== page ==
Dick Olsen
Sunnyvale, Calif.

* While reading "Trained to Kill" I was reminded of my experience while watching Saving Private Ryan the day before. In one scene covering the invasion of Normandy, a bullet struck a soldier's helmet, but mercifully did not pierce it. In a daze, the soldier pulled his helmet off to inspect it and to feel the back of his head. While his head was uncovered, the soldier was struck in the back of the head and killed instantly by another bullet. The man sitting next to us in the theater laughed—and did so several more times during the movie, at equally horrifying moments. And he was not alone.

Brian Wells
Oak Park, Ill.

Using Our Minds

* I was so pleased to read the article "Pray the Lord My Mind to Keep" [Aug. 10]. I have taught classes in church on the basis of CT articles and teaching guides, and then a less structured class, "Faith and Reason," also drawing from CT articles. I am a scientist, and I worship Christ who created what I research, and I struggle with the tensions between beguiling worldly philosophies and Christianity. This article articulates my beliefs and concerns better than any I have ever read. Praise God for Cornelius Plantinga, Jr., and for CT for delivering this important lesson! The image in which we were created requires that we use our minds, that we love with our minds, that we worship with our minds. It is a joy to let God reveal his truth to me, not only through the Word, but also through creation and to do so in proportion to how submissive and adoring I am of him!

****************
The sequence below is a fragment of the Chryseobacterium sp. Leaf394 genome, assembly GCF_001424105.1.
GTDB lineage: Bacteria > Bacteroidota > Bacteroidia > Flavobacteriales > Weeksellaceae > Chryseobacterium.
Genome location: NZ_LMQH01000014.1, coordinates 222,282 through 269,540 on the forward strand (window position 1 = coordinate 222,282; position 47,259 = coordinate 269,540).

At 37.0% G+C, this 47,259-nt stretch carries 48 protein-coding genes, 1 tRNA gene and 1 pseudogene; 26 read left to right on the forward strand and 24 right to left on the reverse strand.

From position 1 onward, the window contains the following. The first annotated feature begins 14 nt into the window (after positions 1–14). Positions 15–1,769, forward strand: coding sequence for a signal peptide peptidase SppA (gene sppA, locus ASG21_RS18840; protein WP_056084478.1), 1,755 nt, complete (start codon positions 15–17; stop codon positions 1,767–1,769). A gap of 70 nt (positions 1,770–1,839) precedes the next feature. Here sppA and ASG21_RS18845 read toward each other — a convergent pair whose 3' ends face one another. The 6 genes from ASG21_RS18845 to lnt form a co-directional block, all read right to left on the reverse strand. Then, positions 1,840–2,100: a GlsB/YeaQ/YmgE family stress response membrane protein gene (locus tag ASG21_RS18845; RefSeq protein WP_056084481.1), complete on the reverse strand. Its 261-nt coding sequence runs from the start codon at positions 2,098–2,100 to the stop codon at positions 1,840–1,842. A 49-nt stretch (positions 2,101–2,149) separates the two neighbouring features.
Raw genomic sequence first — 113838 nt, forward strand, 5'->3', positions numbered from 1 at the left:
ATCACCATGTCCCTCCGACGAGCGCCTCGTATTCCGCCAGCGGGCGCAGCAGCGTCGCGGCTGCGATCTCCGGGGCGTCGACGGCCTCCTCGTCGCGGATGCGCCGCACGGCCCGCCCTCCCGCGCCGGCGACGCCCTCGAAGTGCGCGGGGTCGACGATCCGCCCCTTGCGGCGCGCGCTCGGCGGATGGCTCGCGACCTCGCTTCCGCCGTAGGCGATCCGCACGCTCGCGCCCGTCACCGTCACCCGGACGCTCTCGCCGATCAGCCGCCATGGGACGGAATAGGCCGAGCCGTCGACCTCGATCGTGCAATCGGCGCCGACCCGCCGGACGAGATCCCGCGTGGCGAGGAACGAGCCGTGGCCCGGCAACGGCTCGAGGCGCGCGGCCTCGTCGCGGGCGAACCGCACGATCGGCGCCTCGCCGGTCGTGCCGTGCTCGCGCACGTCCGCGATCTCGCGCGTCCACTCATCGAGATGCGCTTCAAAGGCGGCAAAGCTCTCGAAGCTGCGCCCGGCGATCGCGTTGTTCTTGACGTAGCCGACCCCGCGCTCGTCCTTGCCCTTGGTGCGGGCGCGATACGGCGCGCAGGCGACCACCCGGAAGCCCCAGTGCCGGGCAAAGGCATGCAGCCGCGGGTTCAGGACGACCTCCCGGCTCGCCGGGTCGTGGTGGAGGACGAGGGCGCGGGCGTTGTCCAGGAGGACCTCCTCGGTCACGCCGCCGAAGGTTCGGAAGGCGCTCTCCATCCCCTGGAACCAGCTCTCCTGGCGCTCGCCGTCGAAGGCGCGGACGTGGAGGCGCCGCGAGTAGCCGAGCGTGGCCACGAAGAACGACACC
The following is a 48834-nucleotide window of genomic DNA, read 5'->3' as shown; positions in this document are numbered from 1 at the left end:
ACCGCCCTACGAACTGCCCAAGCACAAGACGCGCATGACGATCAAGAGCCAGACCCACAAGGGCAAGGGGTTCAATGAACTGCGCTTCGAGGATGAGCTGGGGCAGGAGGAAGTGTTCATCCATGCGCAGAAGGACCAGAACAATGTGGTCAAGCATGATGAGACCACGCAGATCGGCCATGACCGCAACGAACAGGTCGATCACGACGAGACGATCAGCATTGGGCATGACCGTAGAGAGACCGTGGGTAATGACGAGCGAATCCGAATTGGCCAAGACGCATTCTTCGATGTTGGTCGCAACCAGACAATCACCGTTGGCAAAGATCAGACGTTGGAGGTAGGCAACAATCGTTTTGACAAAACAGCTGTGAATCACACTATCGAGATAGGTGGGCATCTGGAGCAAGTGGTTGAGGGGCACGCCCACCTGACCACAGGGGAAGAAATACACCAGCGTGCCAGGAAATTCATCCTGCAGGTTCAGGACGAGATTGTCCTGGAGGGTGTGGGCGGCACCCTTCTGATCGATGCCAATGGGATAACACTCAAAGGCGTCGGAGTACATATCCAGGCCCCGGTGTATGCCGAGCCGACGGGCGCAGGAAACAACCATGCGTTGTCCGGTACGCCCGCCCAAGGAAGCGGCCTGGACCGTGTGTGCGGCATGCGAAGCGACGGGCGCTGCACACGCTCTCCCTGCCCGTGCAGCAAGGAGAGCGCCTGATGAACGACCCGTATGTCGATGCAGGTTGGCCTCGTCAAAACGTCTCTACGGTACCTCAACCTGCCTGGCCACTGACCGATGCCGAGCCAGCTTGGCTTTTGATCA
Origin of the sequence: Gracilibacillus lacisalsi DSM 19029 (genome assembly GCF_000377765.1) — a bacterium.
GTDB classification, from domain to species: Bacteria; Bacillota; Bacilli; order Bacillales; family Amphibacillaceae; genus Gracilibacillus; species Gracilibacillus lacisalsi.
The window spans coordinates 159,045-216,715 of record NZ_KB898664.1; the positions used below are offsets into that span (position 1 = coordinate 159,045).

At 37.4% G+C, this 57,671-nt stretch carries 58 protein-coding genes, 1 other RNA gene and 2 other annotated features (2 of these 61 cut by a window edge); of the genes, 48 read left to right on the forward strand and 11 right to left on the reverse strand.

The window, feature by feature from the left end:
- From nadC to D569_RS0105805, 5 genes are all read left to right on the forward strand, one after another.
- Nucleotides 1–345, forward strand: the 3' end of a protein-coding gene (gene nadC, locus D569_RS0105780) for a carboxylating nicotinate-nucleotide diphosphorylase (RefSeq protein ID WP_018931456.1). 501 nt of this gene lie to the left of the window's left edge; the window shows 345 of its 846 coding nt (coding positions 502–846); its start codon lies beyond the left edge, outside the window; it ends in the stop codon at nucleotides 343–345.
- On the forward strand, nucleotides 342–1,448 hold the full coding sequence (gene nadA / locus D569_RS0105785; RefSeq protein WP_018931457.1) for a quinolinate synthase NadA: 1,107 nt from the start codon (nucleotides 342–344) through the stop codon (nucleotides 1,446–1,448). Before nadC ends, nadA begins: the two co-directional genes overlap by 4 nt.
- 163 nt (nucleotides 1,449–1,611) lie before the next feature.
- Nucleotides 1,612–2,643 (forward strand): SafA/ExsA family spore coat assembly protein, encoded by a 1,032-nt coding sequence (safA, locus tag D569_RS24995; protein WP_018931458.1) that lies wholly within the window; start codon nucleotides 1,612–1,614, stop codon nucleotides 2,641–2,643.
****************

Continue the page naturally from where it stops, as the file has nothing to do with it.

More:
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Patrick S. McIntosh
Boulder, Colo.

What We Need to Know

"In Search of the Lost Churches of Paul," by Wendy Murray Zoba, is a choice piece of writing [Aug. 10]. She reminds us of Turkey's involvement in New Testament history and lucidly brings us up to date on why and how the present government operates. This is information the present generation of Christians needs to know.

Udell Smith
Alexandria, La.

Christians are discriminated against in Turkey, and they experience many obstacles in simply trying to survive. The article refers to the Armenian genocide during 1915-16 which took the lives of over one million Christians. My father, a mayor of one of the Christian communities, was arrested, his family murdered, and the entire village completely destroyed. He managed to escape, and with the cooperation of British forces, saved hundreds of orphans by taking them to Cyprus.

The genocide is well documented in primary historical sources, yet the Turkish government denies it. Not only are Christians persecuted even now, but Turkey does not permit any criticism of the government and routinely arrests and holds dissenters without the benefit of a trial.

Turkey has much to answer for, and as Christians we must pray that it will really follow the teachings of the Qur'an, which preaches equality. Presently equality exists only for nondissenting Turkish citizens.

Jerry G. Keshian, Ph.D.
Winston-Salem, N.C.

Those Proxy Baptisms

The new "Directions" feature adds a welcome practical relevance to CHRISTIANITY TODAY.

One point needs to be added to D. A. Carson's otherwise fine explanation of 1 Corinthians 15:29 and the Mormon practice of baptism for the dead ["Directions," Aug. 10]. Carson concluded that, "In any case, Paul's clear emphasis is that people are justified by grace through faith, which demands a personal response." In fact, Mormon teaching does include the need for a faith response to the gospel on the part of the deceased for whom proxy baptism is performed. But it teaches that they can make this faith response in the spirit world, where the gospel is offered to all (Doctrine and Covenants 138). According to Mormon teaching, their vicarious baptism ordinance has efficacy only for those deceased persons who respond positively to the gospel in the spirit world.